What is it?
Ankylosing spondylitis (AS) is a type of arthritis that affects the spine. AS often involves redness, heat, swelling, and pain in the spine or in the joint where the bottom of the spine (sacrum) joins the pelvic bone (ilium).
In some people, AS can also affect the shoulders, ribs, hips, knees, and feet. It can also affect areas where the tendons and ligaments attach to the bones. Sometimes it can affect the eyes, bowel, and very rarely, the heart and lungs.
Many people with AS have mild back pain that comes and goes. Others have severe pain that doesn’t go away. Sometimes the spine becomes stiff. In the worst cases, the swelling can cause two or more bones of the spine to fuse. This may stiffen the rib cage, making it hard to take a deep breath.
Who gets it?
A combination of genes may make it more likely you will get ankylosing spondylitis (AS). The environment also probably plays a role. Men are about twice more likely than women to get AS.
What causes it?
The cause of ankylosing spondylitis (AS) is unknown. It’s likely that genes (passed from parents to children) and the environment both play a role. The main gene associated with the risk for AS is called HLA-B27. Having the gene doesn’t mean you will get AS. Fewer than 1 of 20 people with HLA-B27 gets AS. Scientists recently discovered two more genes (IL23R and ERAP1) that, along with HLA-B27, make it more likely you will get AS.
Is there a test for it?
To test for ankylosing spondylitis, your doctor will need:
- A medical history.
- A physical exam.
- Images of your bones and joints.
- Blood tests.
How is it treated?
There is no cure for ankylosing spondylitis (AS). Some treatments help symptoms and may keep the disease from getting worse. In most cases, your treatment will include medicine, exercise, and a healthy diet. In some cases, surgery can repair some joint damage.
- Medicines: Several types of medicines are used to treat AS. It is important to work with your doctor to find the safest and most effective medicine for you. Medicines for AS include:
- Nonsteroidal anti-inflammatory drugs (NSAIDs). These drugs relieve pain and swelling. Aspirin, ibuprofen, and naproxen are examples of NSAIDs.
- Corticosteroids. These strong drugs are similar to the cortisone made by your body. They fight pain and swelling.
- Disease-modifying antirheumatic drugs (DMARDs). These drugs work in different ways to reduce pain and swelling in AS.
- Biologic agents. These are newer types of medicine. They block proteins involved with pain and swelling.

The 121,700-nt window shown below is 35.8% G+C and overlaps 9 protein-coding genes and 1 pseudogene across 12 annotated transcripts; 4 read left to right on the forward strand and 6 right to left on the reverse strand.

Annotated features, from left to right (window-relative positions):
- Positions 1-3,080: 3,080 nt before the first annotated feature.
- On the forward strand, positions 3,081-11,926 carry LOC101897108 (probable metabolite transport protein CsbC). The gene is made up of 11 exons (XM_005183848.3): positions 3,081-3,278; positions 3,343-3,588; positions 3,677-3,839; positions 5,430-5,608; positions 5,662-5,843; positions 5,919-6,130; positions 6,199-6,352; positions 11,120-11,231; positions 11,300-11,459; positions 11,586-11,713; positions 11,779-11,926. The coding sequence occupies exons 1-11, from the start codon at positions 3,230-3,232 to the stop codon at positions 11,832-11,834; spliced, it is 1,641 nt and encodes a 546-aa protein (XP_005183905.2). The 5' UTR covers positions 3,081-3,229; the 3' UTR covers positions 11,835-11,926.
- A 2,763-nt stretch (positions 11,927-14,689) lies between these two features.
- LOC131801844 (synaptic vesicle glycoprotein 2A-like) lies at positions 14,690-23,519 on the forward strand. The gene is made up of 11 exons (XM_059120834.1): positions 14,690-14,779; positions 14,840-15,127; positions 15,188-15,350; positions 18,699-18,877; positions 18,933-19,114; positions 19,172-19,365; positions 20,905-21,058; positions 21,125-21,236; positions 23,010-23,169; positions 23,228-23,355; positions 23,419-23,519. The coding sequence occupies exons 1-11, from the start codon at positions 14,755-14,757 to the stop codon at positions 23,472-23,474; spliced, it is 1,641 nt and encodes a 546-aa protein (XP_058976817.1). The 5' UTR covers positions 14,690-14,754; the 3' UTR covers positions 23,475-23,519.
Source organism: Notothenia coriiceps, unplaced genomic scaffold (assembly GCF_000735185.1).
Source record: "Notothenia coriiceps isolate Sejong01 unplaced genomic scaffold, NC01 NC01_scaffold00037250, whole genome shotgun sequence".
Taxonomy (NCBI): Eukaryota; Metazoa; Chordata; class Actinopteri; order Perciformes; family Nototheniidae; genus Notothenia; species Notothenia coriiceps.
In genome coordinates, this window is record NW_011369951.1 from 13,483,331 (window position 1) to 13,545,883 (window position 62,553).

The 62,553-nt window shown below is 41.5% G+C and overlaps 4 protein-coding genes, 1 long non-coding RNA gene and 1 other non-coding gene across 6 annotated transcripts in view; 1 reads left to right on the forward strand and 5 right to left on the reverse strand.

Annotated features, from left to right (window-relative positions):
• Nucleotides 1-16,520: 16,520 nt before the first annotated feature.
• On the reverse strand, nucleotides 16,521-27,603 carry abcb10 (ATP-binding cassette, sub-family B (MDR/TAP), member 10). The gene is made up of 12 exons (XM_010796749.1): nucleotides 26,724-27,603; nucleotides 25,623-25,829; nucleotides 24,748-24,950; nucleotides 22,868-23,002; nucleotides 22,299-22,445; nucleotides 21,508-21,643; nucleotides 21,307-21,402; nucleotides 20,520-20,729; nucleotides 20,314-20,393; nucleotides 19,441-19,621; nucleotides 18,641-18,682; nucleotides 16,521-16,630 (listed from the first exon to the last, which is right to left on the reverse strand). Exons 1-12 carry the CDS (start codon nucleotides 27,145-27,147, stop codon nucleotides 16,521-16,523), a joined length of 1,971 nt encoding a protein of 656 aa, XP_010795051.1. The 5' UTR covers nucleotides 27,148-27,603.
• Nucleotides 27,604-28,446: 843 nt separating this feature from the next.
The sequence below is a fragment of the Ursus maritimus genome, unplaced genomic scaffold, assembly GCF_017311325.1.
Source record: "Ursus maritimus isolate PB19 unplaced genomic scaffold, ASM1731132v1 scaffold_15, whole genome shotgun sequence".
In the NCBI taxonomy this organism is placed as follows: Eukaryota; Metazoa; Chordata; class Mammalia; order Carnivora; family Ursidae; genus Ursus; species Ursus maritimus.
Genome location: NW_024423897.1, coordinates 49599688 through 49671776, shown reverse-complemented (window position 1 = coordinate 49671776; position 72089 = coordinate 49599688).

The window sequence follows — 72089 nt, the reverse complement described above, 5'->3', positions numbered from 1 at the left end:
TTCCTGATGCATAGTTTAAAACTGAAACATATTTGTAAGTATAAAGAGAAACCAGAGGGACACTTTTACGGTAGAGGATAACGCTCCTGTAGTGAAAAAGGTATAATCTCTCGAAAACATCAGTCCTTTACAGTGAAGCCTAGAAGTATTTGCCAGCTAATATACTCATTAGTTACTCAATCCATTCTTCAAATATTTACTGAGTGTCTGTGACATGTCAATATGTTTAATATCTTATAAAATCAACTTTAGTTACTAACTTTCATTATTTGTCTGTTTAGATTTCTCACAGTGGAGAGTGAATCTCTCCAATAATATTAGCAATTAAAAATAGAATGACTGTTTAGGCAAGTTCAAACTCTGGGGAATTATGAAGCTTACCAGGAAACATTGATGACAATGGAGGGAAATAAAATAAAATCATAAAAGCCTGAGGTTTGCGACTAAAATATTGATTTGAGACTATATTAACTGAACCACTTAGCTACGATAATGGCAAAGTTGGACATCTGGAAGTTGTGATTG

- Exercise: Exercise and stretching may help painful, stiff joints. It should be done carefully and increased gradually. Before beginning an exercise program, it’s important to speak with a doctor to decide on an exercise program. Many people with AS find it helpful to exercise in water. Two types of exercises may help:
- Exercises to make you stronger.
- Exercises where you gently straighten and bend your joints as far as they will comfortably go.
- Diet: A healthy diet is good for everyone and may be very helpful if you have AS. Keeping a healthy weight reduces stress on painful joints. Omega-3 fatty acids, found in coldwater fish (such as tuna and salmon), flax seeds, and walnuts, might help. This is still being studied.
- Surgery: If AS causes joint damage that makes daily activities difficult, joint replacement may be an option. The knee and hip are the joints most often replaced. In very rare cases, your doctor may suggest surgery to straighten the spin. This can only be done by a surgeon with a lot of experience in the procedure.
Who treats it?
A rheumatologist usually diagnosis you with ankylosing spondylitis (AS). This is a doctor trained to treat arthritis and related conditions. Because AS can affect different parts of your body, you may need to see more than one doctor. Some other doctors who treat AS symptoms are:
- An ophthalmologist, who treats eye disease.
- A gastroenterologist, who treats bowel disease.
- A physiatrist, who specializes in physical medicine and rehabilitation.
- A physical therapist, who provides stretching and exercise programs.
Living With It
These are important things you can do:
- See your doctor often.
- Follow the treatment plan that your doctor gave you.
- Stay active with regular exercise.
- Maintain a healthy diet.
- Practice good posture.
- Don’t smoke.